On Wed, May 6, 2015 at 1:04 PM, Dan Williams <dan.j.williams(a)intel.com> wrote:
The motivation for this change is persistent memory and the desire to
use it not only via the pmem driver, but also as a memory target for I/O
(DAX, O_DIRECT, DMA, RDMA, etc) in other parts of the kernel.
I detest this approach.
I'd much rather go exactly the other way around, and do the dynamic
"struct page" instead.
Add a flag to "struct page" to mark it as a fake entry and teach
"page_to_pfn()" to look up the actual pfn some way (that union tha
contains "index" looks like a good target to also contain 'pfn', for
Especially if this is mainly for persistent storage, we'll never have
issues with worrying about writing it back under memory pressure, so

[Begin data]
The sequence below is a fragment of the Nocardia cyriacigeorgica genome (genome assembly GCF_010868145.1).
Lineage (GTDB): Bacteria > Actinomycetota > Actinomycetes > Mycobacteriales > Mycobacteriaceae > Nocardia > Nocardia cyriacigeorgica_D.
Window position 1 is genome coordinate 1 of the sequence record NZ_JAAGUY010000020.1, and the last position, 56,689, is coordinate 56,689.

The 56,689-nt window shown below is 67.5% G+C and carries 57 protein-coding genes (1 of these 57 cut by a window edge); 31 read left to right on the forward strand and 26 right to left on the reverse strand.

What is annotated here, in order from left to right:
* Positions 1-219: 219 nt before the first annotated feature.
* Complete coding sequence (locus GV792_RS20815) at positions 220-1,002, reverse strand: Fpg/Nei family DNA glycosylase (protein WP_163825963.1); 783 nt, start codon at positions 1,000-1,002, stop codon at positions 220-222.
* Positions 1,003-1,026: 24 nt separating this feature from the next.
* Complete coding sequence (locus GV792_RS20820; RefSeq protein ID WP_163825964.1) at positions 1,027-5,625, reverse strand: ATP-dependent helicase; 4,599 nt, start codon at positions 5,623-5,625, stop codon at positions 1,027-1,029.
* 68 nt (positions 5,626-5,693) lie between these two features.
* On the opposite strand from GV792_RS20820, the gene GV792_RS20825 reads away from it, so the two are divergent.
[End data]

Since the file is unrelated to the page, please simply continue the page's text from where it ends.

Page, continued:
allocating a "struct page" for these things shouldn't be a problem.
There's likely only a few paths that actually generate IO for those
In other words, I'd really like our basic infrastructure to be for the
*normal* case, and the "struct page" is about so much more than just
"what's the target for IO". For normal IO, "struct page" is also
serializes the IO so that you have a consistent view of the end
result, and there's obviously the reference count there too. So I
really *really* think that "struct page" is the better entity for
describing the actual IO, because it's the common and the generic
thing, while a "pfn" is not actually *enough* for IO in general, and
you now end up having to look up the "struct page" for the locking and
If you go the other way, and instead generate a "struct page" from the
pfn for the few cases that need it, you put the onus on odd behavior
where it belongs.
Yes, it might not be any simpler in the end, but I think it would be
conceptually much better.